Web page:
March 13, 2009

snap cracker pop

A couple of weeks ago, on a whim (now really, does that surprise you?), I made crackers. Just your basic, run-of-the-mill, flour and water and salt crackers.

Let me tell you something....they were a smash hit. Probably one of the easiest recipes I've ever thrown together, it resulted in snappy, salty snacks that were tons better than their store-bought counterparts. And that's not all: at the cost of, oh, fifty cents, I made a batch of fresh crackers that would have cost (for organic and sea-salted, which is what I made at home) upwards of $2 or even $3.

This simple money-saving recipe is totally worth the 15 minutes. I can't wait to branch out into whole wheat, parmesan, cracked pepper... the possibilities are endless.

Where did this idea stem from? You guessed it... How to Cook Everything--thank you Mark Bittman. Here's a short adaptation of the recipe, but I recommend just going out and purchasing your own copy of this magnificent book. With all the publicity I'm shelling out, I ought to be getting free copies in the mail on a daily basis. ;)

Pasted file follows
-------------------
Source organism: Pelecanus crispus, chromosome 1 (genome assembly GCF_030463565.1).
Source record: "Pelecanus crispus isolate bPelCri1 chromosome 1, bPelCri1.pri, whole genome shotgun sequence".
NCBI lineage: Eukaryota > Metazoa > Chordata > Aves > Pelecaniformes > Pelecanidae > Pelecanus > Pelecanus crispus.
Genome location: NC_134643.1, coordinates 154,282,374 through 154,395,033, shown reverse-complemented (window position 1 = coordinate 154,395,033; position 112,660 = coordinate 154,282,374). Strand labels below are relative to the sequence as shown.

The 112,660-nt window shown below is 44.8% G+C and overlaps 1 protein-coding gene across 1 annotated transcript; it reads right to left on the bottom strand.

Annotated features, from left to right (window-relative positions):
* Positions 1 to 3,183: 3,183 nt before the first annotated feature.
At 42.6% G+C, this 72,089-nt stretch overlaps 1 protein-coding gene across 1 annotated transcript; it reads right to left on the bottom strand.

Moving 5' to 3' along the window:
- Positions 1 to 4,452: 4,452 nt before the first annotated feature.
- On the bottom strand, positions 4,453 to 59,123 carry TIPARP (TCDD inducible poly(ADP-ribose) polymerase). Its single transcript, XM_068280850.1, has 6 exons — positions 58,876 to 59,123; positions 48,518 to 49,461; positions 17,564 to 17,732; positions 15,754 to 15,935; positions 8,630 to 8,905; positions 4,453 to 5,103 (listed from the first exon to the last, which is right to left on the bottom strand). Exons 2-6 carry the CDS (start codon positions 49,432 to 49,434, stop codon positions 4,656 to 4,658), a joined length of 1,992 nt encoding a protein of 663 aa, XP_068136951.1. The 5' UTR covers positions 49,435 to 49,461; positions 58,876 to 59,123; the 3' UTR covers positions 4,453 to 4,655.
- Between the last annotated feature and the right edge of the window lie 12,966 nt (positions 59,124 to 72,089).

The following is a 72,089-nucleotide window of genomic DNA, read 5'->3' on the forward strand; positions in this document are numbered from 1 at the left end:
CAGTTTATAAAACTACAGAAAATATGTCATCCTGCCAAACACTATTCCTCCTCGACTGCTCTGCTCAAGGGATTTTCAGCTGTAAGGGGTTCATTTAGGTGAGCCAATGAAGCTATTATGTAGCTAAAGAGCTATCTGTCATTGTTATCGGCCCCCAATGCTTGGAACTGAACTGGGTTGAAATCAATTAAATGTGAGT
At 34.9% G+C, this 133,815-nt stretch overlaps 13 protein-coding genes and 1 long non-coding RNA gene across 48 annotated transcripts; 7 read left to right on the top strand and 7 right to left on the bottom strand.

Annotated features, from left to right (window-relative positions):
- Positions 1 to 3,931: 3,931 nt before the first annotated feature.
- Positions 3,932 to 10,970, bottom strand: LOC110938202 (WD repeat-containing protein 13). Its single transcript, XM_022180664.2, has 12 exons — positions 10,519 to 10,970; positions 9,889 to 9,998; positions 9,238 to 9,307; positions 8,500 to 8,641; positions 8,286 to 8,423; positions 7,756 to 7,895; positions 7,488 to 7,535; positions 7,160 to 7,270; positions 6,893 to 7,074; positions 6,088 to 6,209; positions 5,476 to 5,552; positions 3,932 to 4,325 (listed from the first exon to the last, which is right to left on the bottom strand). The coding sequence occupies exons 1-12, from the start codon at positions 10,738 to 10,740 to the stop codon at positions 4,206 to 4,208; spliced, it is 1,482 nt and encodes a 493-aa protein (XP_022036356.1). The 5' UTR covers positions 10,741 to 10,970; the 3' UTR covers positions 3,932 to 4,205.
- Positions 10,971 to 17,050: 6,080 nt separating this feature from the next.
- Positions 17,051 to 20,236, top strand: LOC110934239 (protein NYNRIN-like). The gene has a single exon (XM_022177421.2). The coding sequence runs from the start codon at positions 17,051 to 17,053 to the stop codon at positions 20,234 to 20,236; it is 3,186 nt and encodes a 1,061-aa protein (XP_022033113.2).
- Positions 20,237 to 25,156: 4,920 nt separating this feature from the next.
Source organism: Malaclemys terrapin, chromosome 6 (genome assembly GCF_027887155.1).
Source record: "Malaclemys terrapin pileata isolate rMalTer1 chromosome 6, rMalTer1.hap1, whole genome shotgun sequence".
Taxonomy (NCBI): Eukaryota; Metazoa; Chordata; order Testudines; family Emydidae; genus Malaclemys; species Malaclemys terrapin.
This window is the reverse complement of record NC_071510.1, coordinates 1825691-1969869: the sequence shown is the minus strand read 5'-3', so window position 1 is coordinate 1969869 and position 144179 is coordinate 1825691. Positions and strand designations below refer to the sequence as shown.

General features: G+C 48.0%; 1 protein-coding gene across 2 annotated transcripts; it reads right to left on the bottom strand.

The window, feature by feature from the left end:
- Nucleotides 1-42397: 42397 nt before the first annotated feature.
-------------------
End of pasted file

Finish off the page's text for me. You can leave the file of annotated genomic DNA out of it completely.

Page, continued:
Crackers, adapted from How to Cook Everything by Mark Bittman

Makes 4 servings, takes about 15 minutes

1 C all purpose flour, plus more as needed
1/2 tsp salt
2 tablespoons butter or neutral oil
1/4 cup water, plus more as needed

Heat the oven to 400. Lightly dust 2 baking sheets with flour or put a baking stone in the oven. Put the flour, salt, and butter/oil in the food processor. Pulse until the flour and butter are combined. Add the water; continue to add water a teaspoon at a time until the mixture holds together but is not sticky.

Roll out the dough on a lightly floured surface until 1/4" or thinner (I rolled mine almost paper-thin), adding flour as needed. Score lightly with a sharp knife if you want to break the crackers into nice squares or rectangles later on.

Use a spatula, pastry blade, or peel to transfer the dough to the prepared baking sheets or stone. Sprinkle with sea salt or cracked pepper if desired. Bake until lightly browned, about 10 minutes. Cool on a rack; serve warm or at room temp, or store in a tin for up to a couple of days. (But trust me, they won't last that long.)


Anonymous said...

looks like this could be a great, and cheap, afterschool snack with some preserves or jam. trying them today! love your blog, keep up the good work!